Early June

Leaf beetle. Labistomis?

















Trichodes apiarius/ Szalagos méhészbogár. Attractive black and red striped beetles often seen on flower heads in the sunshine. They lay their eggs in bees’ nests and the larvae are parasitic there. Adults eat pollen but this is basically a carnivorous species: they will also prey on other insects.











Light Emerald moth, hardly green at all, but a brilliant pearly white. ‘Pearl’ is in the Latin name (Campaea margaritata). On mint.











Marbled White (Sakktáblalepke). On Smoke bush (Cserszömörce).


Marbled White underside.








Marbled White. Dead, unfortunately. Road kill.

Nine-spotted moth or Yellow-belted Burnet (fehérpettyes álcsüngőlepke). Amata phegea.










Spotted Longhorn (Rutpela maculata). Tarkacsápú karcsúcincér.










Heath Fritillary (Melitaea athalia). Közönséges tarkalepke.

Lurking at the woodland’s rim

A small selection of the plants and insects seen last weekend (May 21–22):

Dictamnus albus (Burning bush, Nagyezerjófű). Tall and stately by the sides of woodland paths. In high summer it exudes a faintly lemon-sented sticky substance which is highly flammable. Perhaps the Burning Bush of the Bible was formed from clump of them.

Zygaena loti (Slender Scotch burnet, Közönséges csüngőlepke). A pair of them on dianthus. Beautiful day-flying moths. These were at the edge of a woodland ride.

Lycaena tityrus (Sooty copper, Barna tűzlepke). In the garden, flying among tall, unmown grass in strong wind.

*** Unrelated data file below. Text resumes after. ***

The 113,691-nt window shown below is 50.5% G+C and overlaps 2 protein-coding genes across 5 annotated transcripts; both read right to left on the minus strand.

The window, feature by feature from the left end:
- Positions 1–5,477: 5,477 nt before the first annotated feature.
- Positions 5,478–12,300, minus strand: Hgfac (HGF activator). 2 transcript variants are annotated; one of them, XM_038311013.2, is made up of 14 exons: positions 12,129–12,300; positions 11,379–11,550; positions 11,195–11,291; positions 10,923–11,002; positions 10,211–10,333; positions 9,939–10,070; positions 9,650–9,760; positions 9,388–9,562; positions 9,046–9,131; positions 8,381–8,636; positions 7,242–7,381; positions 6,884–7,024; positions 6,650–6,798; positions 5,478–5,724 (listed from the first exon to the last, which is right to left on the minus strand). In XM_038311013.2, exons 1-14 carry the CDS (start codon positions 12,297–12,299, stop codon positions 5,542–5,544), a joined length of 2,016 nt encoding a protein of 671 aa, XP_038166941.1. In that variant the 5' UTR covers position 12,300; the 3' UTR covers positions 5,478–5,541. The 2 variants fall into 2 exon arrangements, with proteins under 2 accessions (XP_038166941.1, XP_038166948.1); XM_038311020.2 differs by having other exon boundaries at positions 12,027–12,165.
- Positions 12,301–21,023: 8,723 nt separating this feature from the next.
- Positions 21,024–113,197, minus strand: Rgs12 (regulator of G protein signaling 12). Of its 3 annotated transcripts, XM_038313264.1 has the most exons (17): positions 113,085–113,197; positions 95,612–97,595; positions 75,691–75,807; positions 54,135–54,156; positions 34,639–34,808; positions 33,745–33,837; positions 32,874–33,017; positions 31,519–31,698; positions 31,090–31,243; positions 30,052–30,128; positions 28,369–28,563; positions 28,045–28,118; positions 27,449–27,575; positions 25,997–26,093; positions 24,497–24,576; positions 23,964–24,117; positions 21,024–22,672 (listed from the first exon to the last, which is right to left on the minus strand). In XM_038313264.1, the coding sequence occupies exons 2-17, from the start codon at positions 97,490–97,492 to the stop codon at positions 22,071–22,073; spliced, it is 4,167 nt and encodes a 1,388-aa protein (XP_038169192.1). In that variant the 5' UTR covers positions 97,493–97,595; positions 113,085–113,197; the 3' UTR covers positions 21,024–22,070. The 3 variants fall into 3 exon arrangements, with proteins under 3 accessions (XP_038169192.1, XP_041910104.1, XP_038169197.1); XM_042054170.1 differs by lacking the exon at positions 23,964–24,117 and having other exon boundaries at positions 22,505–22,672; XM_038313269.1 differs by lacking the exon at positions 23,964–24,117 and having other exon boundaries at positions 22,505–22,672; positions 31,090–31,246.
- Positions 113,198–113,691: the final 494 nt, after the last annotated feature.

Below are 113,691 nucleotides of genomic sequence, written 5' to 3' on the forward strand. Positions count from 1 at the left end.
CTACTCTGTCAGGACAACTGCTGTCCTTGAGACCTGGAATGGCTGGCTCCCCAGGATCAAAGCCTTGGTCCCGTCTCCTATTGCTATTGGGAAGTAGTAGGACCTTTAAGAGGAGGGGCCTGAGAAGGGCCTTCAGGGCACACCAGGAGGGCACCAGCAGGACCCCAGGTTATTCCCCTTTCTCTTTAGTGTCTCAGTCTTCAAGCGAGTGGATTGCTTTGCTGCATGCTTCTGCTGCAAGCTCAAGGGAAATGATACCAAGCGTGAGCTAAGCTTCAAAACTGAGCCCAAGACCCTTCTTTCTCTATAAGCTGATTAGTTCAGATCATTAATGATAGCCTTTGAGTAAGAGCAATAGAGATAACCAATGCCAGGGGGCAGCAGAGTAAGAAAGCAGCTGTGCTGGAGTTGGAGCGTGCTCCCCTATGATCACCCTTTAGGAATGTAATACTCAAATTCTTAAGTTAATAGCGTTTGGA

Coenagrion pulchellum (Variable damselfly, Gyakori légivadász). Coming in great numbers to the nettles by the lakeside.

Cercopis vulnerata (Black-and-red froghopper, Vérehullató kabóca). Terrible picture but it hopped away before I could focus on it.

Colias crocea (Clouded yellow, Sáfránylepke). Flitting erratically, hardly ever settling, in a dry meadow.





Pontia daplidice (Bath white, Rezedalepke). In quite large numbers along a sunny woodland ride.


It’s raining sawflies

4th May. Standing under a pine tree, got caught in a small rainstorm of tiny white grubs (each one only about half a centimetre long). I ducked back to stop them getting into my hair. As soon as they hit the ground they tried to wriggle away to find a place to burrow down. Not many managed it: the ground was populated by ants and most of the grubs fell prey to them. The struggle lasted quite some while, but the ants seemed to win. These are sawfly larvae, from the xyelidae family. Their host plants are conifers.

Sawfly larva in the clutches of an ant.